- Build confidence when pricing – get retailer insight into your costing model. Carry out a quick competitor analysis to see what other similar products are selling for in the marketplace. Work out the average cost price, profit margin and retail price of your product.
- Decide where and how to produce your product lines – ask yourself whether you’re ready to produce your product. Do you have end customers lined up to buy your product? Are you clear on the volume you expect them to buy? Has the product been sample tested? Are you clear on a competitive pricing structure? Are you happy where you’re manufacturing your product?
Once you understand who you are and what your business stands for, who you are talking to and the services you can provide them, you need to make sure that you engage properly with your customer and encourage them to keep listening.
Consider the following touchpoints you can use to create spikes in awareness for your brand:
- Traditional print – define the publications that your target audience read. Research the publications, the relevant pages/sections and discover the name of the specific journalists that you wish to target. Think carefully about seasonal spikes such as Valentine’s Day and Christmas where publications are inundated with products to get featured. Be creative and think outside the box where your product is concerned and hopefully it will get the attention it deserves.
- Social media and digital engagement – to achieve the maximum success rate, you need to be able to execute a digital PR campaign which has the following three tools to create hype around the product/brand you are promoting: great product imagery; continually updated video content; and short, punchy news releases.
- Brand partnerships or collaborations – if there’s one thing you should do with your business, it is to look at collaborating with a person, brand, opinion former or celebrity/tastemaker that can really enhance or make a difference with the awareness of your brand. A tastemaker influences consumers into buying or desiring a product by them being seen with it or wearing it.
- Retail engagement – a retail partner doesn’t have to be someone with a high street store. It can be a partner online, a chain of gyms, a restaurant chain, nightclubs, book stores, etc. The one thing they all have in common is that they are able to promote you and sell your product to your target audience. Align your brand with a partner that is already speaking to your target audience.
- Experiential events – Creating an experience to allow people to truly embrace your brand is as important as your branding, marketing, product and distribution. Without creating the experience, no-one can truly engage with the essence of your brand and know what you’re about. Consider creating projects that captivate audiences, engaging and igniting them with your brand and having customers realise its huge potential via creative brand experiences.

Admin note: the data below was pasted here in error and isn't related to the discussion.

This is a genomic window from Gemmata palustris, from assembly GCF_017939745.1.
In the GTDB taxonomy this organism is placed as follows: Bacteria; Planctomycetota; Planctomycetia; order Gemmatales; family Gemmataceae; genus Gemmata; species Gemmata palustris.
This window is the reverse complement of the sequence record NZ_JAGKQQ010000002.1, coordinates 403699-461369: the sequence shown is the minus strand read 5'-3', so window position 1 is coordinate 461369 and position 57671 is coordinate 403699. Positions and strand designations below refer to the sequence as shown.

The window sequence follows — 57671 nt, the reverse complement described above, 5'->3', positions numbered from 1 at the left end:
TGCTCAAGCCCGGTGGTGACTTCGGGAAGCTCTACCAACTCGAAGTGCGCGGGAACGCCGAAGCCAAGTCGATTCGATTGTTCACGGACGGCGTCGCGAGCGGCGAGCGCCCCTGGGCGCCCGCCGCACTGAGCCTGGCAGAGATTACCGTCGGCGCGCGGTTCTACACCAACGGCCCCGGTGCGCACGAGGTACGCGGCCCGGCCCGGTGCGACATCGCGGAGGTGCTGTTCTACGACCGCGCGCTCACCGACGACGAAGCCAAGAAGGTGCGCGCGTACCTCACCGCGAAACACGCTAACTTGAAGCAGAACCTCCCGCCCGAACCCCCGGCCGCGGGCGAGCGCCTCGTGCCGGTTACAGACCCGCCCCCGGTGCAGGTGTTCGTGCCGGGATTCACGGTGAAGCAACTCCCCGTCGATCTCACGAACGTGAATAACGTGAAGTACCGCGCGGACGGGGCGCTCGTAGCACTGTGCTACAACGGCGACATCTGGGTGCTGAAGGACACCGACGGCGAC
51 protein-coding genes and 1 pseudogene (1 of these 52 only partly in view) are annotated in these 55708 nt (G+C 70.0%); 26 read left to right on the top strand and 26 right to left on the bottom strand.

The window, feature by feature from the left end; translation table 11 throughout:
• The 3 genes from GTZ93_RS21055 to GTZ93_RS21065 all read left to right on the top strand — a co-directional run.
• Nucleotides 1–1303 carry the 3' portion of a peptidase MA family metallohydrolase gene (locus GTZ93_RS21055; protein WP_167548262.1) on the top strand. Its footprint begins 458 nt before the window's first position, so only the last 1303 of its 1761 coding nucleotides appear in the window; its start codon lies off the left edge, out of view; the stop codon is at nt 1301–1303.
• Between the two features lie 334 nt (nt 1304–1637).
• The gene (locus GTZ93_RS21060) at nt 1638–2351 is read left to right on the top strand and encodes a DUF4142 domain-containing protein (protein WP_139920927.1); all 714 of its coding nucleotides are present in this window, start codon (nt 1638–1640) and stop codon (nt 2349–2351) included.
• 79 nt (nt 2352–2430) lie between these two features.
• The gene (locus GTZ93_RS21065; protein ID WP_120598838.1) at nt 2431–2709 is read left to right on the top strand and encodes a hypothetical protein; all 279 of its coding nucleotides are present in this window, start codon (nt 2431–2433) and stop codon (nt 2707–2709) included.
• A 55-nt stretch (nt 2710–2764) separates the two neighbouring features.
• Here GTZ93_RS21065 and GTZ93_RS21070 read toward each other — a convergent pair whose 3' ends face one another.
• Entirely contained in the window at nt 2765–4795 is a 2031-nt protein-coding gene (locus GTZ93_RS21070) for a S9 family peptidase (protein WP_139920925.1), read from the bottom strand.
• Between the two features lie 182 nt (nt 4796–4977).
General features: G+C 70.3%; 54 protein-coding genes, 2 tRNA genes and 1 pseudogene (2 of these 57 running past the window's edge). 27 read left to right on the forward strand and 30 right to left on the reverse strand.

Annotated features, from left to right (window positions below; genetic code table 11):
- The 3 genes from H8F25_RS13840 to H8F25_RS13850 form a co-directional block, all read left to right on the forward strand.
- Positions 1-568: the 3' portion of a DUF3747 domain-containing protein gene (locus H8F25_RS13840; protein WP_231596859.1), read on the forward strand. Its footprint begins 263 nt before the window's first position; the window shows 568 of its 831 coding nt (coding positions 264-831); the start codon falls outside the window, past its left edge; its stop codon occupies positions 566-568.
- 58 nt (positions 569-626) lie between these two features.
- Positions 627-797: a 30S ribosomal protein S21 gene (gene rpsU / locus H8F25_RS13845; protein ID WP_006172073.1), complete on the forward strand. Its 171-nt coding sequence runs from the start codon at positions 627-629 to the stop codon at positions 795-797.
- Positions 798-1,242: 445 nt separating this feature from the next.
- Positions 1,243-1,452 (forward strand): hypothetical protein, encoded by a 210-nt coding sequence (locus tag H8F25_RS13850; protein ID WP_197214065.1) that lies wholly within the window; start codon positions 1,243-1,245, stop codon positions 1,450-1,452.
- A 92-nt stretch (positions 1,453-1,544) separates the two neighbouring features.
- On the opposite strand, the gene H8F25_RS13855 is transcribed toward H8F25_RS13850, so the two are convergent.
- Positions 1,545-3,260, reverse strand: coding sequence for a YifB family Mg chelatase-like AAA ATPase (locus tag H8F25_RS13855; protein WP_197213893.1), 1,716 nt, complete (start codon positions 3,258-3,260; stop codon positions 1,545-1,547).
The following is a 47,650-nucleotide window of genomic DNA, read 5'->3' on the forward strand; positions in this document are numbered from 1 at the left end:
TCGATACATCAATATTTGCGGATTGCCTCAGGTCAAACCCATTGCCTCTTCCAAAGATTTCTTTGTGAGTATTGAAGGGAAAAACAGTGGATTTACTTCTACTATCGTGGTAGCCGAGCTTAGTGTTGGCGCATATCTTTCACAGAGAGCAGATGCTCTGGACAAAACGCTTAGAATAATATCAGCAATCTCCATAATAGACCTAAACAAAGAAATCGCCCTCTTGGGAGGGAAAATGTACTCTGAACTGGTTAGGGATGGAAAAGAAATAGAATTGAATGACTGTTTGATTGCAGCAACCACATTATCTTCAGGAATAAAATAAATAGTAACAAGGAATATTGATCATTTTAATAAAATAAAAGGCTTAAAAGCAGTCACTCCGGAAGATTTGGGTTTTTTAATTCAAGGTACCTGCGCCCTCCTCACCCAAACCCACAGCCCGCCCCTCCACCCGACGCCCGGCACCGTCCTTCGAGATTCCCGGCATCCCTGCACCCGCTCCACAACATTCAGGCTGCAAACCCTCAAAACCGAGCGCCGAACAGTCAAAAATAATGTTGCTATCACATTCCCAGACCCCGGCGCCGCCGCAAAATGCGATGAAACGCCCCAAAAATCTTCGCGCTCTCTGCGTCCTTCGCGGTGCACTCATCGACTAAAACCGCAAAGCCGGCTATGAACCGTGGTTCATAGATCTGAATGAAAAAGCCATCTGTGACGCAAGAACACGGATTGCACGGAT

Measuring your success as a stand-out brand
So, how do you really know that all that hard work is paying off? Let me help you through the evaluation process to ensure that the steps you are taking with your brand are going to:
- Be beneficial for the brand;
- Monetise the brand;
- Raise the profile of your brand.
Not evaluating your brand’s progression is a little bit like working hard for an exam, then not bothering to find out the result.
The importance of ROI – creating the return on investment for your whole plan reflects the budget that you have set aside to spend on the projects that you want to implement. Setting ROI enables you to have the confidence to spend money on projects that you may otherwise have avoided because you thought you lacked the money to spend in that area.
When working out the ROI for your projects, I would highly recommend you take these three things into account, as without these it will prove very difficult to get going:
- Something to sell is the first thing (e.g. a product or service)
- Someone to sell it to (a distribution channel)
- Marketing and PR to drive sales
In order for you to really understand how to take your business forward, a road map outlining the key performance indicators (KPIs) and ROI measurements for each aspect of your business is necessary. Without this, you’ll be unable to evaluate phase 1 of your brand development and find out the areas that were successful in order to build upon them for phase 2 growth.
For those interested in learning more about building a famous brand from the ground up, make sure you grab yourself a copy of Brand Famous: How to Get Everyone Talking About Your Business by Linzi Boyd. Linzi’s fascinating talk at the launch of Grand Union Studios was as inspiring as the rest of her book, we heartily recommend it!
Linzi is also running her next Business of Brand School course on 8th-9th September in London at High Road House. Workspace customers and readers can secure a discount of 37% on the standard price for the 2-day course. Using promotional code BOB787 you can sign up for £787 for both days (a saving of £463!)